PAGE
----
Football clubs at the elite level in Europe are doused in money these days, often without earning any of it. Huge ‘investments’ from various sources – and in Paris Saint-Germain’s case possibly the biggest chunk of cash ever spent on individual football players. In particular the front three attacking players that faced the Reds on Tuesday evening: Neymar, Mbappe and Cavani. Pure mouth-watering skill, speed and finishing ability. And yet, this match exposed them to be examples of Pathetic Statuesque-Gasconade.
Jonathan Wilson, in his match report in the Guardian, put it best:
Football still has the capacity to make the richest of men seem very foolish if they pursue glamour at the expense of substance – a heartening moral, so long as you don’t think too closely about the source of the wealth that is paying for Neymar to squander his immense talents in an entitled fug of self-indulgence…
Each season the question seems to become more fundamental: what are PSG? A vanity project for Neymar? A strangely misplaced Nike marketing ploy? A laundromat for Qatar’s international reputation? They’re certainly not a football club in any traditional sense. And if they are supposed to be an agent of Qatari soft power, they really need to start emphasising the power aspect of that phrase rather than the soft.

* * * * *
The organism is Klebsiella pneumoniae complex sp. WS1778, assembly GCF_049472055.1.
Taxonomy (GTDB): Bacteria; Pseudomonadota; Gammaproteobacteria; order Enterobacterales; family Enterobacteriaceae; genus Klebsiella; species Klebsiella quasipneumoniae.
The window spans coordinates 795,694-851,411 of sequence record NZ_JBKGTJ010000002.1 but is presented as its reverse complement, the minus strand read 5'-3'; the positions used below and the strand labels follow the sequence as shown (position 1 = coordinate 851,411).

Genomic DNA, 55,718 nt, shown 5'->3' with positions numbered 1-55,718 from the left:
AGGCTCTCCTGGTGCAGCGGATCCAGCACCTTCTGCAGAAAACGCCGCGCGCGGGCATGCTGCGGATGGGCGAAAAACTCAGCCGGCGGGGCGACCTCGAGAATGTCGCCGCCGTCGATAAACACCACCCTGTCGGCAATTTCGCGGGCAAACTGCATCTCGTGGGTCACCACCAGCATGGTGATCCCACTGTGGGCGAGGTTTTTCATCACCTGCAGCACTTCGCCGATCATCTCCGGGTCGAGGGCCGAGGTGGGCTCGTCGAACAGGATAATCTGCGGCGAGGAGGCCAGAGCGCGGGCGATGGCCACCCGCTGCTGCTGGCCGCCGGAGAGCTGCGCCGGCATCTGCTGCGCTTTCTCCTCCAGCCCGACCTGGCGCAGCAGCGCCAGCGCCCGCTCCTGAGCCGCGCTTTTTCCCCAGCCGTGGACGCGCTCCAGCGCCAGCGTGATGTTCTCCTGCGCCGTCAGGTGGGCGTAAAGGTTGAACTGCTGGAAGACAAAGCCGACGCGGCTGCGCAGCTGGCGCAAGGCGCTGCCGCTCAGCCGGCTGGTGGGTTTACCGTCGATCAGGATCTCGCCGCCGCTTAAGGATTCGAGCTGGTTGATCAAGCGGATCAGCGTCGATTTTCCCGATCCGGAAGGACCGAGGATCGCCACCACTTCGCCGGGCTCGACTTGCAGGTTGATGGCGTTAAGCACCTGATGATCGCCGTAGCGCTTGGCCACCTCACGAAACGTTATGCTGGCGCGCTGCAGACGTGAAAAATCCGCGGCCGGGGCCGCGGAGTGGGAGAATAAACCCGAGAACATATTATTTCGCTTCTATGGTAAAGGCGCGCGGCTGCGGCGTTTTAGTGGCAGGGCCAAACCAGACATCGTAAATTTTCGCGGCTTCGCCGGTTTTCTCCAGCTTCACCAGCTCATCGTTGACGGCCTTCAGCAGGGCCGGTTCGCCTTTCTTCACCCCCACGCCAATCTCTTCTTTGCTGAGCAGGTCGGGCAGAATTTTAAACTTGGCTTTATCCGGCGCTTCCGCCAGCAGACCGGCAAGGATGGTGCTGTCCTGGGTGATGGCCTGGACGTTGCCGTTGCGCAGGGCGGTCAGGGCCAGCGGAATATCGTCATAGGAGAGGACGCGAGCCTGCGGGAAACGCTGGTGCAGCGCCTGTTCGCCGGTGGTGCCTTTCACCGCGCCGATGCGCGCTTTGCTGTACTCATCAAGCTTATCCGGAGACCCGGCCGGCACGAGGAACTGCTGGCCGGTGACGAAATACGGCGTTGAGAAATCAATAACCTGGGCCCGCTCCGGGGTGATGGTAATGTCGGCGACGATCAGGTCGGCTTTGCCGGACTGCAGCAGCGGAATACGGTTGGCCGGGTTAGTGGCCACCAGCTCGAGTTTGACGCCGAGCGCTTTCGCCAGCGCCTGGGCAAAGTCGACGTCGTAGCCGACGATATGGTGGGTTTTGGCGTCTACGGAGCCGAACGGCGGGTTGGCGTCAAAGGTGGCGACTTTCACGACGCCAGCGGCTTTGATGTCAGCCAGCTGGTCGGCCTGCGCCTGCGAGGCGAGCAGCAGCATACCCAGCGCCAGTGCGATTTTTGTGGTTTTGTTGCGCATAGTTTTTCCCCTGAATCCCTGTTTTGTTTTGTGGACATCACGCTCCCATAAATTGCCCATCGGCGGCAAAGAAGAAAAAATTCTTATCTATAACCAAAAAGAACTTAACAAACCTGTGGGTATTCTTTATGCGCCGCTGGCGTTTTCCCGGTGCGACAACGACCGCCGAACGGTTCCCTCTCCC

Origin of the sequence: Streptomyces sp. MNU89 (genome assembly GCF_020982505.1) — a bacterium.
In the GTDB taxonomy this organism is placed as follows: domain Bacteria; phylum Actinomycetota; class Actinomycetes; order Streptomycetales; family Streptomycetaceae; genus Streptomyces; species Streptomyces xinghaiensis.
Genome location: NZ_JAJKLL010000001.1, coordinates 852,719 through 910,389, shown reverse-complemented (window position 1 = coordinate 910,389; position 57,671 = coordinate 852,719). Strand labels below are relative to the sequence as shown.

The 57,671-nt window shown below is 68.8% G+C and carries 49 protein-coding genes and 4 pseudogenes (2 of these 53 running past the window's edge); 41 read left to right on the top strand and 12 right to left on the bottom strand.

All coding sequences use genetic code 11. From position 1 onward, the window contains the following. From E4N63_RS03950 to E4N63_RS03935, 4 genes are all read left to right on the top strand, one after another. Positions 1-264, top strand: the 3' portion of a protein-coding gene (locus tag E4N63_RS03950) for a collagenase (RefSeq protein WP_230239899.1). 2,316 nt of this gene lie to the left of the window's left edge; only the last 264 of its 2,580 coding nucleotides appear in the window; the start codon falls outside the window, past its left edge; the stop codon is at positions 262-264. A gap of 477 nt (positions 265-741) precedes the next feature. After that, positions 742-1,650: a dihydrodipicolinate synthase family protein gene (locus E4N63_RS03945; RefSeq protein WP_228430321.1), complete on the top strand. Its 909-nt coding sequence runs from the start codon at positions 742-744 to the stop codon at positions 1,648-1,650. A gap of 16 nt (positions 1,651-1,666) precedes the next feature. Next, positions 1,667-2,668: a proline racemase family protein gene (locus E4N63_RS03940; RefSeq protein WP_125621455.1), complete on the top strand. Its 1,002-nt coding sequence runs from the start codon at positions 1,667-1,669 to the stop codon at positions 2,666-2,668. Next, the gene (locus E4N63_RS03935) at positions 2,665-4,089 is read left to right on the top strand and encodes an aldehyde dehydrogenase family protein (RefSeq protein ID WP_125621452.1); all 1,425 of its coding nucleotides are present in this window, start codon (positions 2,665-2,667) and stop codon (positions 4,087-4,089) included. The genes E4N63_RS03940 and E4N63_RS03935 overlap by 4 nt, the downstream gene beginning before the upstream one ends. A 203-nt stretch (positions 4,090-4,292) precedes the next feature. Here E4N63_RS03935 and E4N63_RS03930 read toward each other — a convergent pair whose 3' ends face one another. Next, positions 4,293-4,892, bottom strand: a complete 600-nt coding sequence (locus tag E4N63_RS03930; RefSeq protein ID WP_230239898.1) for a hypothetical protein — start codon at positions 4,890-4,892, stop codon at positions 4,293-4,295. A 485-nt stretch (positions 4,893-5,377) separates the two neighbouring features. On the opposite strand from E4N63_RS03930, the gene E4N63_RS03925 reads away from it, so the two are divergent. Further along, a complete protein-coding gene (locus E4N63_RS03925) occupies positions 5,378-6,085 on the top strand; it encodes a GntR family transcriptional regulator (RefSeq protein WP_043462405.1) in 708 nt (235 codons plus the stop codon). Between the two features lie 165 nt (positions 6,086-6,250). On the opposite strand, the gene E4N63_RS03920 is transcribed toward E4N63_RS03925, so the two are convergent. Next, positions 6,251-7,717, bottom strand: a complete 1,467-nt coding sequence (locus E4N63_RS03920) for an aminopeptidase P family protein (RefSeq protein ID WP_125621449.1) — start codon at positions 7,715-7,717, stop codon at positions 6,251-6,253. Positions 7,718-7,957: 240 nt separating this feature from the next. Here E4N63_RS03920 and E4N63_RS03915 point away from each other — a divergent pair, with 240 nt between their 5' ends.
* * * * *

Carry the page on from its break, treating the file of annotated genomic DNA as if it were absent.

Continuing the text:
He also questions the motives and tactics of their manager – Klopp’s replacement at Dortmund – Thomas Tuchel. And yet, what is the best way to set up against this Liverpool side, especially at Anfield? Play the ball out from the back like Man City and get pressed to oblivion? While this style of play might be what the French side are used to, it just plays right into the Reds’ hands. Another option is what Tuchel went with (although the exact instructions to the front three will never be known), essentially saying: dare you push Alexander-Arnold and Robertson forward if we leave our best trio of players in space waiting to hit you on the counter? It was incredibly risky, and of course Klopp’s team took up the challenge with aplomb.
The rest of this article is for subscribers only, and includes:
- Passing combinations and where each team’s focus was in possession
- Video analysis of goalscoring chances and counterattacks
- Match xG timeline
- Summary of the matches’ key tactical points